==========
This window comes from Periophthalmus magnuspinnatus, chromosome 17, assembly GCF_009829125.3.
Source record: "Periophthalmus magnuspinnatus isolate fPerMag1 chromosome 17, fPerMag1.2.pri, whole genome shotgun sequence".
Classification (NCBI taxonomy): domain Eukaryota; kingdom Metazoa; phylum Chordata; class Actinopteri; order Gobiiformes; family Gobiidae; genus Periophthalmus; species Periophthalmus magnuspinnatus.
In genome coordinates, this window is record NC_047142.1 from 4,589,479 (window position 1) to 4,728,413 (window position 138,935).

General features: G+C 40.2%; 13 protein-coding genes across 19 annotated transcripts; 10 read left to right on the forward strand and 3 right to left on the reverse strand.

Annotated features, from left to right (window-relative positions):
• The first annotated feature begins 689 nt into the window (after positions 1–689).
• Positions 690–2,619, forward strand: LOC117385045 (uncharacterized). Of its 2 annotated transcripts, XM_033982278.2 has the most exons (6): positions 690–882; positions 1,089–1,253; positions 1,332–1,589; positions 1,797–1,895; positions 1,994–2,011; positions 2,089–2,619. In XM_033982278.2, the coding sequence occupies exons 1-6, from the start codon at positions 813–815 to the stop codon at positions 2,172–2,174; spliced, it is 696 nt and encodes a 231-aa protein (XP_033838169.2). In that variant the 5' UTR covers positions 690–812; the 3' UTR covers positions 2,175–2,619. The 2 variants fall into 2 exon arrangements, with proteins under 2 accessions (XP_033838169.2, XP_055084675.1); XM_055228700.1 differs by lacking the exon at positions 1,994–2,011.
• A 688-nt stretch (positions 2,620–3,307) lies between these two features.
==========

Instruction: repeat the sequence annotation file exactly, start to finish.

This window comes from Periophthalmus magnuspinnatus, chromosome 17, assembly GCF_009829125.3.
Source record: "Periophthalmus magnuspinnatus isolate fPerMag1 chromosome 17, fPerMag1.2.pri, whole genome shotgun sequence".
Classification (NCBI taxonomy): domain Eukaryota; kingdom Metazoa; phylum Chordata; class Actinopteri; order Gobiiformes; family Gobiidae; genus Periophthalmus; species Periophthalmus magnuspinnatus.
In genome coordinates, this window is record NC_047142.1 from 4,589,479 (window position 1) to 4,728,413 (window position 138,935).

General features: G+C 40.2%; 13 protein-coding genes across 19 annotated transcripts; 10 read left to right on the forward strand and 3 right to left on the reverse strand.

Annotated features, from left to right (window-relative positions):
• The first annotated feature begins 689 nt into the window (after positions 1–689).
• Positions 690–2,619, forward strand: LOC117385045 (uncharacterized). Of its 2 annotated transcripts, XM_033982278.2 has the most exons (6): positions 690–882; positions 1,089–1,253; positions 1,332–1,589; positions 1,797–1,895; positions 1,994–2,011; positions 2,089–2,619. In XM_033982278.2, the coding sequence occupies exons 1-6, from the start codon at positions 813–815 to the stop codon at positions 2,172–2,174; spliced, it is 696 nt and encodes a 231-aa protein (XP_033838169.2). In that variant the 5' UTR covers positions 690–812; the 3' UTR covers positions 2,175–2,619. The 2 variants fall into 2 exon arrangements, with proteins under 2 accessions (XP_033838169.2, XP_055084675.1); XM_055228700.1 differs by lacking the exon at positions 1,994–2,011.
• A 688-nt stretch (positions 2,620–3,307) lies between these two features.